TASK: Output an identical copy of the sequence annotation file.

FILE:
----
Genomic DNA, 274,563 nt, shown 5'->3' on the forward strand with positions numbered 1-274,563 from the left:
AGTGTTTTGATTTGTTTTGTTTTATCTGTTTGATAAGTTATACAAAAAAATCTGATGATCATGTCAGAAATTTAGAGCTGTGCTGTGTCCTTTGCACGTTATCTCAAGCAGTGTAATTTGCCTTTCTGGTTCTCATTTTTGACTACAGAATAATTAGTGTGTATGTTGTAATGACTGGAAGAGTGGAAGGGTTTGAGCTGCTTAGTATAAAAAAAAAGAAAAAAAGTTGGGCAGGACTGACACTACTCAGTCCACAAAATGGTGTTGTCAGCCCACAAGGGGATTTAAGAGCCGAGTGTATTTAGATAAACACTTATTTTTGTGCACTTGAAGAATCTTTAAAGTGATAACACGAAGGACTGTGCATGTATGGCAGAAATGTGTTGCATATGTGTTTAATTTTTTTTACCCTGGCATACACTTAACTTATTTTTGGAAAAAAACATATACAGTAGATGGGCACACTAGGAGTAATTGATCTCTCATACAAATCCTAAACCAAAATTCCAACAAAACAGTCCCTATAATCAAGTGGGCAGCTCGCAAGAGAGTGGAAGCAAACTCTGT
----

Genomic DNA, 274,563 nt, shown 5'->3' on the forward strand with positions numbered 1-274,563 from the left:
AGTGTTTTGATTTGTTTTGTTTTATCTGTTTGATAAGTTATACAAAAAAATCTGATGATCATGTCAGAAATTTAGAGCTGTGCTGTGTCCTTTGCACGTTATCTCAAGCAGTGTAATTTGCCTTTCTGGTTCTCATTTTTGACTACAGAATAATTAGTGTGTATGTTGTAATGACTGGAAGAGTGGAAGGGTTTGAGCTGCTTAGTATAAAAAAAAAGAAAAAAAGTTGGGCAGGACTGACACTACTCAGTCCACAAAATGGTGTTGTCAGCCCACAAGGGGATTTAAGAGCCGAGTGTATTTAGATAAACACTTATTTTTGTGCACTTGAAGAATCTTTAAAGTGATAACACGAAGGACTGTGCATGTATGGCAGAAATGTGTTGCATATGTGTTTAATTTTTTTTACCCTGGCATACACTTAACTTATTTTTGGAAAAAAACATATACAGTAGATGGGCACACTAGGAGTAATTGATCTCTCATACAAATCCTAAACCAAAATTCCAACAAAACAGTCCCTATAATCAAGTGGGCAGCTCGCAAGAGAGTGGAAGCAAACTCTGT